Researchers from the University of Cambridge have created model embryos from mouse stem cells that form a brain, a beating heart, and the foundations of all the other organs of the body — a new avenue for recreating the first stages of life.
The team, led by Professor Magdalena Zernicka-Goetz, developed the embryo model without eggs or sperm, and instead used stem cells — the body’s master cells, which can develop into almost any cell type in the body.
The researchers mimicked natural processes in the lab by guiding the three types of stem cells found in early mammalian development to the point where they start interacting. By inducing the expression of a particular set of genes and establishing a unique environment for their interactions, the researchers were able to get the stem cells to ‘talk’ to each other.
The stem cells self-organised into structures that progressed through the successive developmental stages until they had beating hearts and the foundations of the brain, as well as the yolk sac where the embryo develops and gets nutrients from in its first weeks. Unlike other synthetic embryos, the Cambridge-developed models reached the point where the entire brain, including the anterior portion, began to develop. This is a further point in development than has been achieved in any other stem cell-derived model.
The team say their results, the result of more than a decade of research that progressively led to more and more complex embryo-like structures and reported in the journal Nature, could help researchers understand why some embryos fail while others go on to develop into a healthy pregnancy. Additionally, the results could be used to guide repair and development of synthetic human organs for transplantation.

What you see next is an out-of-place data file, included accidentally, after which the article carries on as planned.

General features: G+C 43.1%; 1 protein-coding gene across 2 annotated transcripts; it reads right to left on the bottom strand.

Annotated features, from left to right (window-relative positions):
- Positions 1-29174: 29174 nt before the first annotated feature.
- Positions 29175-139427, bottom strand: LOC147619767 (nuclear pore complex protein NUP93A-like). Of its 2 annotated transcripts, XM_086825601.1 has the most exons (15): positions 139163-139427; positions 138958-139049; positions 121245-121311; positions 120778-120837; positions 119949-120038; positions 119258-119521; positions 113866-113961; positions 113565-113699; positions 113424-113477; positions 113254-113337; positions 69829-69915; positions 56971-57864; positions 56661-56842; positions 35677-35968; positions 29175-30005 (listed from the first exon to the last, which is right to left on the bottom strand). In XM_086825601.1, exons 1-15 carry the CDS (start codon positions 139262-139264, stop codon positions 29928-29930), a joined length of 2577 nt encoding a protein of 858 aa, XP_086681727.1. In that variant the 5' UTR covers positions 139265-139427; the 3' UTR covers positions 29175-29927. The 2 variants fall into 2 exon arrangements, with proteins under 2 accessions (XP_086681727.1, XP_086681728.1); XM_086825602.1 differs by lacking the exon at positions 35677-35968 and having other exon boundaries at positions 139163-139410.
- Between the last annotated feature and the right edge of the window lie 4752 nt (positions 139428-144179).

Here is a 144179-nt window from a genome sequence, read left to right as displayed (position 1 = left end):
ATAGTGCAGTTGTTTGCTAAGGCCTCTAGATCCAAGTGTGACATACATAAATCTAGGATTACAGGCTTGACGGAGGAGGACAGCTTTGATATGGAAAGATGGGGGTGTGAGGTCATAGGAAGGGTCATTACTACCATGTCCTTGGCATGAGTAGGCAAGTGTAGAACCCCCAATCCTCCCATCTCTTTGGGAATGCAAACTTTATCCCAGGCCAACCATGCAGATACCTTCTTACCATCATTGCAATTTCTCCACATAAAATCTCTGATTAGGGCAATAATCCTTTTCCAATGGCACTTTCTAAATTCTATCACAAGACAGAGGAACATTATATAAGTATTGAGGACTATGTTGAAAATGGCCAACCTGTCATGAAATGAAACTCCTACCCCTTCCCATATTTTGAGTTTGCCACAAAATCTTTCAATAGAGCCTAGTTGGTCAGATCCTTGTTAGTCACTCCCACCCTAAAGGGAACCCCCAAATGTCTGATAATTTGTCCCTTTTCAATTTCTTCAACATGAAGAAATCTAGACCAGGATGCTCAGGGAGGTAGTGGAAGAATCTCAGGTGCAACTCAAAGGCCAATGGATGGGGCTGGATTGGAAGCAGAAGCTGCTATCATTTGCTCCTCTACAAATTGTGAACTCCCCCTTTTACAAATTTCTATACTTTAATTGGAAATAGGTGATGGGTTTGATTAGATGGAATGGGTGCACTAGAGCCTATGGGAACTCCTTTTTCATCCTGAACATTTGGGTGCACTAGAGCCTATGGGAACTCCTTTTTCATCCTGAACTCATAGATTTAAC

“Our mouse embryo model not only develops a brain, but also a beating heart, all the components that go on to make up the body,” said Zernicka-Goetz, Professor in Mammalian Development and Stem Cell Biology in Cambridge’s Department of Physiology, Development and Neuroscience. “It’s just unbelievable that we’ve got this far. This has been the dream of our community for years, and major focus of our work for a decade and finally we’ve done it.”
For a human embryo to develop successfully, there needs to be a ‘dialogue’ between the tissues that will become the embryo, and the tissues that will connect the embryo to the mother. In the first week after fertilisation, three types of stem cells develop: one will eventually become the tissues of the body, and the other two support the embryo’s development. One of these extraembryonic stem cell types will become the placenta, which connects the fetus to the mother and provides oxygen and nutrients; and the second is the yolk sac, where the embryo grows and where it gets its nutrients from in early development.
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